The key issue around open banking payments currently is that they are not yet well-known by merchants, and therefore not well-known by customers. But that is a situation that can change rapidly — bear in mind how quickly BNPL has come to prominence over the past few years.
Open banking payments offer a number of compelling advantages over established online payment methods such as cards, wallets, and BNPL. And since they are a bank transfer initiated from within the customer’s bank app, they tend to be trusted by consumers too. Innovative merchants have an opportunity to lower the costs of doing business while improving the customer experience by offering open banking payments alongside other key payment methods.
Accepting payments online is a strategic consideration
Merchants come in all shapes and sizes, and since it has a huge impact on conversion, so should their payment strategies.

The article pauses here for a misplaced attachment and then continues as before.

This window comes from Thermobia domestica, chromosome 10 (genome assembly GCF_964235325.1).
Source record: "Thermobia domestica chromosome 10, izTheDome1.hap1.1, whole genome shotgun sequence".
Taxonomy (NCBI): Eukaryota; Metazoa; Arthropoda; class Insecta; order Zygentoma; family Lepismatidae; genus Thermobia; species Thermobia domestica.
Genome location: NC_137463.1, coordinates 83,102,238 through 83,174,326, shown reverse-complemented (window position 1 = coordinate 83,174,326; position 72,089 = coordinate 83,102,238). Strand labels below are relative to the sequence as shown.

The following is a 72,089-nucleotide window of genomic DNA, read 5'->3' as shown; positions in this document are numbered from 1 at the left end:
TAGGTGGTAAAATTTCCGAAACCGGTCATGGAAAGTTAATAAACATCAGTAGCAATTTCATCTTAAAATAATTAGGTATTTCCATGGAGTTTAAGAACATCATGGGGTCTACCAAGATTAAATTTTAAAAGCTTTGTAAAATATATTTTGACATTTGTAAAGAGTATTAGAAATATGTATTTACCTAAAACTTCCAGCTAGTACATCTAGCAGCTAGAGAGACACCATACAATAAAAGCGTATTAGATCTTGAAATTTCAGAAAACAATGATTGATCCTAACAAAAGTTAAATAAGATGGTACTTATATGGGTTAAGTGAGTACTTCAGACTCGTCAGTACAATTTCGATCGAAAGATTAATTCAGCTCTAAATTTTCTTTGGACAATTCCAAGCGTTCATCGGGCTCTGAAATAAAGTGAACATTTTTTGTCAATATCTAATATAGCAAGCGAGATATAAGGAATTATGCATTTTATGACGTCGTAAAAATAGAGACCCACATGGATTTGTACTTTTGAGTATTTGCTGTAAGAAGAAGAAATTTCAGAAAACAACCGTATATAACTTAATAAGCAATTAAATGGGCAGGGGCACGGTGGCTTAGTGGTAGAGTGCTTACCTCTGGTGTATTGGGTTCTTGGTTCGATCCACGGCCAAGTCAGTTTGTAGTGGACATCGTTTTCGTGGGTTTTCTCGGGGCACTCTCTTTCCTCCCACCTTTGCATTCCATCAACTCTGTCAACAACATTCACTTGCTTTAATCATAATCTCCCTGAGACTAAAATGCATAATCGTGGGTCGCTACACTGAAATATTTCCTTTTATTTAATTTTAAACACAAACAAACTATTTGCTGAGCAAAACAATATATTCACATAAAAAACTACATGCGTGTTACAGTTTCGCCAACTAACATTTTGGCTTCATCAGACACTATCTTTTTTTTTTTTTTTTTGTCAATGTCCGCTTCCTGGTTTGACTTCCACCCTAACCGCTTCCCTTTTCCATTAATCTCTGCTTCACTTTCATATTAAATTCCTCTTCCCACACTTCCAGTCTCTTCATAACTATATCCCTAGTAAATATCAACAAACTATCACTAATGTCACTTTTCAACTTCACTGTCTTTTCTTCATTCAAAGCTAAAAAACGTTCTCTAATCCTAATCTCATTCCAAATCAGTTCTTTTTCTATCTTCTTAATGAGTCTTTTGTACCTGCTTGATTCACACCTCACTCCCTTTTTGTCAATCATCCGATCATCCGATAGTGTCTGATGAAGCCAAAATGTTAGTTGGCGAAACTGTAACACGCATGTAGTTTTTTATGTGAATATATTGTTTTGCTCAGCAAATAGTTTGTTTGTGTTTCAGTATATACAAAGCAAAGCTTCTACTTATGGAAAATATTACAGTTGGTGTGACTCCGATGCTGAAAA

Many merchants – particularly retailers — should offer a range of online payment methods, including a mix that takes into consideration the ages, geographic locations, and general payment preferences of their customers. These merchants should be looking at conversion rates and costs in terms of fees, fraud, and so on, keeping an eye on innovation and how they can develop a competitive edge through payments, and continually fine-tuning their checkout experience to ensure the optimal mix between conversion, costs, and experience.
Other businesses — think utilities, lenders, and some subscription providers — should zero in on the single payment method that offers the lowest cost and highest conversion, and do away with the complexity of offering others.
The key thing to keep in mind is that thinking about payments as a strategic lever of growth can pay huge dividends and that what is best for other businesses may not be best for yours.
If you’d like to learn more about how open banking payments may be able to reduce your swipe fees by 70% and lower the costs of doing business, get in touch.